the second attachment mechanism comprises:
a second ferrule including a front portion having a profile substantially corresponding to the modified outside diameter of the second variation region of the cladding; and
a second butting mechanism butting the second ferrule against the waveguide to press the front portion of the second ferrule onto at least one portion of the second variation region at the second mounting location which limits relative movement between the second ferrule and the second variation region of the cladding.
3. The tunable optical device of claim 2, wherein the first butting mechanism provides a pressing force against the front portion of the first ferrule along a first direction substantially parallel to the longitudinal axis, and the second butting mechanism provides a pressing force against the front portion of the second ferrule along a second direction substantially opposite to the first direction.
4. The tunable optical device of claim 1, wherein the adjustment mechanism comprises a piezoelectric actuator.
5. The tunable optical device of claim 1, wherein the adjustment mechanism comprises a motor.
6. The tunable optical device of claim 1, wherein the first and second attachment mechanisms have two collars, each which holds one of the attachment mechanisms against the waveguide.
7. The tunable optical device of claim 1, wherein the first and second variation regions include expanded regions in the cladding such that the modified outside diameter is greater than the outside diameter of the cladding.
8. The tunable optical device of claim 1, wherein the first and second variation regions include recessed regions in the cladding such that the modified outside diameter is smaller than the outside diameter of the cladding.
9. The tunable optical device of claim 2, further having a coating located between the cladding and the first and second ferrules which helps the ferrules to conform with the outside diameter of the respective variation regions which reduces point contact stresses on the waveguide.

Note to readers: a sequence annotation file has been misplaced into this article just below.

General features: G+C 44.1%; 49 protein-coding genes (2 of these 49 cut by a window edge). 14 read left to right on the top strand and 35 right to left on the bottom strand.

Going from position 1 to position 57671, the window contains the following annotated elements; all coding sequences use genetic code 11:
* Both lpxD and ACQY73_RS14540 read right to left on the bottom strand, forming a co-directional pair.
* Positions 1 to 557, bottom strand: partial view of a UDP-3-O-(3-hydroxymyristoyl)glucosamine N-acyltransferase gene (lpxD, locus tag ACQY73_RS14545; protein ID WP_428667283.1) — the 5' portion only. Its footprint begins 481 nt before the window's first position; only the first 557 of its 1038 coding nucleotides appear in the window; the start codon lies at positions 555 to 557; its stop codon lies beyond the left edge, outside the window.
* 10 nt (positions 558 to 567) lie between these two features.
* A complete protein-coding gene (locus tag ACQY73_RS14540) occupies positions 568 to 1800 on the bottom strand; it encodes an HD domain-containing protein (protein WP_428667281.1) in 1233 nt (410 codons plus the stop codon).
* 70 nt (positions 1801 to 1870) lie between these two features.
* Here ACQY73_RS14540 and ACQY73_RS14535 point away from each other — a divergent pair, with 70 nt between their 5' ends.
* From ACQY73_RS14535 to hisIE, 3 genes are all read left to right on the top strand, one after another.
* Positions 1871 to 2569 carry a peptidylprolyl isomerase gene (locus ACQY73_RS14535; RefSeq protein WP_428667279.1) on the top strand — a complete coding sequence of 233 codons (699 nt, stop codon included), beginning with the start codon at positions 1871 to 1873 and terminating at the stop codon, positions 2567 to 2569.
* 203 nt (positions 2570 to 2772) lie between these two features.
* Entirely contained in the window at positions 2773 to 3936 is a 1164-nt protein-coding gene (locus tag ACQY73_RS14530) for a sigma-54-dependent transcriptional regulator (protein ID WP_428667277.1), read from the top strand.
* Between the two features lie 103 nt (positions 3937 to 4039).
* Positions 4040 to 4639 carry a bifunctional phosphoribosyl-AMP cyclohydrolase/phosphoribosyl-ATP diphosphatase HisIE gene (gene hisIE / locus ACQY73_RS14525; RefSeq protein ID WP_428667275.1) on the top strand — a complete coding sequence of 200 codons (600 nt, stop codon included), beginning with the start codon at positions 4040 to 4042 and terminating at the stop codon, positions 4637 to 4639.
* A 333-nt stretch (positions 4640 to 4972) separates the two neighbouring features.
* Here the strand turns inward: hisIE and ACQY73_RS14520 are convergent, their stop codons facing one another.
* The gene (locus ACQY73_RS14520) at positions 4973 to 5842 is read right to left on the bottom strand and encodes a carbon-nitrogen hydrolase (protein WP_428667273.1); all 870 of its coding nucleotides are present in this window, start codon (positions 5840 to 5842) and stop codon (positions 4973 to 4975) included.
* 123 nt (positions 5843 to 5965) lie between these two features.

10. The tunable optical device of claim 1, wherein the first and second attachment mechanisms overhang at least one portion of the respective variation regions.
11. The tunable optical device of claim 1, wherein the waveguide further comprises a buffer layer over the cladding to protect the waveguide against the first and second attachment mechanisms and which enhances attachment of the first and second attachment mechanisms to the waveguide.
12. The tunable optical device of claim 11, wherein the first and second attachment mechanisms are bonded to the buffer layer.
13. The tunable optical device of claim 11, wherein the buffer layer comprises a metal layer.
14. The tunable optical device of claim 13, wherein the metal layer comprises Ni and Au.
15. The tunable optical device of claim 11, wherein the buffer layer comprises a polymer layer.
16. The tunable optical device of claim 2, wherein the first and second ferrules comprise a plurality of pieces substantially surrounding the respective variation regions, which attach to the cladding.
17. The tunable optical device of claim 1, wherein the modified outside diameter causes minimal deformation to the core in order to minimize optical loss from the core due to the modified outside diameter.
18. The tunable optical device of claim 1, wherein the core of the waveguide is axially continuous near the first and second variation regions.
19. The tunable optical device of claim 1, further comprising a further waveguide segment including a cladding having a second outside diameter substantially equal to the modified outside diameter to splice with the waveguide in order to provide each of the first and second variation regions.
20. The tunable optical device of claim 1, wherein the modified outside diameter is provided by fusing a tube to the cladding.
21. The tunable optical device of claim 1, wherein the modified outside diameter is provided by heating and stretching the waveguide to change the outside diameter of the cladding.